Psychoanalitic Criticism: The Use of Force by William Carlos Williams

The Use of Force

When it comes to literature, there are many critical theories we can use to gain an understanding of the texts we read. It also depends on what perspective we would like to glean that understanding. Applying Psychoanalytic Criticism to a text is one way of understanding the psyche of the author and the psychology behind the text’s meaning and the text’s purpose. Psychoanalytic criticism “argues that literary texts, like dreams, express the secret unconscious desires and anxieties of the author” (Delahoyde). This is where the Id, Ego, and Superego come in. Freud’s model of the psyche consists of the id which is the “instinctive, unconscious part of the personality” (McLeod). The id is Continue reading “Psychoanalitic Criticism: The Use of Force by William Carlos Williams”

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Mimic the Masters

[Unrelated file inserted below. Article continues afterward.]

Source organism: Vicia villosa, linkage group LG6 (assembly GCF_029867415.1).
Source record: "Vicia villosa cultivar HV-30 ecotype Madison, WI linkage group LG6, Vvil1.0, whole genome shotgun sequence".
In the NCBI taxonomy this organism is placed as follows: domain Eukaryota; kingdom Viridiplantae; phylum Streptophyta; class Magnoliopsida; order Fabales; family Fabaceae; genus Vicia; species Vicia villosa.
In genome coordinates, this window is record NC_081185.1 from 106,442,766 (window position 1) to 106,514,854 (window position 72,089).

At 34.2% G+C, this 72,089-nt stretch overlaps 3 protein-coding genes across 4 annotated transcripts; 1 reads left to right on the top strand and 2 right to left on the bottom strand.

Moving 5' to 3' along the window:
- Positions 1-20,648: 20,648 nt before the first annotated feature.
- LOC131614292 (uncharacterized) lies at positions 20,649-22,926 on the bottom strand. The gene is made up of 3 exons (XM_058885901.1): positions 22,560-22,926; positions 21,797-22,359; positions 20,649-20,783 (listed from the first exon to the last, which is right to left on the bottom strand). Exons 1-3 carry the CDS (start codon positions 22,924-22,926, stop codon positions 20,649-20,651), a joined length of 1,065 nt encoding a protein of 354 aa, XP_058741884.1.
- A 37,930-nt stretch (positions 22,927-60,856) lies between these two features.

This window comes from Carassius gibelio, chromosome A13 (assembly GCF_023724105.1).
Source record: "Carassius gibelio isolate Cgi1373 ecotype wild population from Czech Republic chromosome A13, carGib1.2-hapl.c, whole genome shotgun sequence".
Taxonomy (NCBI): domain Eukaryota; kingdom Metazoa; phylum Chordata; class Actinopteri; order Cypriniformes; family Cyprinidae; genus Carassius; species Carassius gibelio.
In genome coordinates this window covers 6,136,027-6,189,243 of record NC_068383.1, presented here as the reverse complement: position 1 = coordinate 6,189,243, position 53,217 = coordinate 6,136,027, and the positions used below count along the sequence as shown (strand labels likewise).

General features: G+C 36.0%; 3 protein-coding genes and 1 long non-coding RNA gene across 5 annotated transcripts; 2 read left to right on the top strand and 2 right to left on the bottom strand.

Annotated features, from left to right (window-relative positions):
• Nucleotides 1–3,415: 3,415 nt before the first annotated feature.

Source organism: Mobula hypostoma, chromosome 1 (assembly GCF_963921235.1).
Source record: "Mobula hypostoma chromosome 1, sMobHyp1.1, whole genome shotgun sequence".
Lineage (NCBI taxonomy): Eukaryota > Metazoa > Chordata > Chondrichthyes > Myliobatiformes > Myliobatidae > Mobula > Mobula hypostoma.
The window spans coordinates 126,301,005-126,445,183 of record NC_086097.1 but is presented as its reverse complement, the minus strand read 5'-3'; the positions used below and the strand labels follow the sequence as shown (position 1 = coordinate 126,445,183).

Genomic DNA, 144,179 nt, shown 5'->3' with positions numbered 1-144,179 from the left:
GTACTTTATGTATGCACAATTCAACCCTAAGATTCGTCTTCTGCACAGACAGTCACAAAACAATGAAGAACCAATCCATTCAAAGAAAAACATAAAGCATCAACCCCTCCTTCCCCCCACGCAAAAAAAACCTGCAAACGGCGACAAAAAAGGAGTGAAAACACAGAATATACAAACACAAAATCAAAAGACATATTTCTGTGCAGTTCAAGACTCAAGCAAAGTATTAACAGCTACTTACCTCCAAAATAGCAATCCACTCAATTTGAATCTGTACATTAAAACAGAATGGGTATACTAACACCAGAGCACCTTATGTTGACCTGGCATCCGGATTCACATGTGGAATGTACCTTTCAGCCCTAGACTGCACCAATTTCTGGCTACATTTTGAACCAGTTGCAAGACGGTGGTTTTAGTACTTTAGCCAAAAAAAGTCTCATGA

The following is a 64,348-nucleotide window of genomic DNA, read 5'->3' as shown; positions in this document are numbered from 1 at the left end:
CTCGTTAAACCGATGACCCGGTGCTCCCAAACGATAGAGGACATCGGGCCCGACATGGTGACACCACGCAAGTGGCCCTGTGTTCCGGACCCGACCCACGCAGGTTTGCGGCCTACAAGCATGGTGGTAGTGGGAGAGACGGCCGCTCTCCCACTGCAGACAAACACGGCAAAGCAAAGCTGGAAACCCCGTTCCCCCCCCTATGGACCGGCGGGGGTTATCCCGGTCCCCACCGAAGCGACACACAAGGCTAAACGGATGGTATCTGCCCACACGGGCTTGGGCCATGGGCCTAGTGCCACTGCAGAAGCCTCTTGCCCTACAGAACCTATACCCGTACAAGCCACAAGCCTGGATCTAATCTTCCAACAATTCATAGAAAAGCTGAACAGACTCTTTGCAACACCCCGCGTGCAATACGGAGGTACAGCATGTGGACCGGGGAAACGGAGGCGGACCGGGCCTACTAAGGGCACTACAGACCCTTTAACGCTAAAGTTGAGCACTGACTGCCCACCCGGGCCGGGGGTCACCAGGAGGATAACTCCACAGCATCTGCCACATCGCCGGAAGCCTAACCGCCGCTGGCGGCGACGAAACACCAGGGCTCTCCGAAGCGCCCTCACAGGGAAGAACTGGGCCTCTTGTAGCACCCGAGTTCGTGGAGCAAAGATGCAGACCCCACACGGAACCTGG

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We’re often told that to be a better writer we should read. We should read, read, and read some more. We’re also told we should write every day. I’ve recently read several articles explaining how to find the time to write–for even a mere thirty minutes per day. As a student of online education, I read and write nearly every day. However, that is for academics. Does that matter? I don’t think it does. I think any type of reading or writing is beneficial in some way. I’m reading and paying attention to what experienced writers recommend to amateur writers like myself. Are they the masters? What do you consider a master in the craft of writing? I suppose anyone who has been writing for years and has several big works published could be regarded as a master at their profession. Or, is any writer who inspires you and gets your attention considered a master? Continue reading “Mimic the Masters”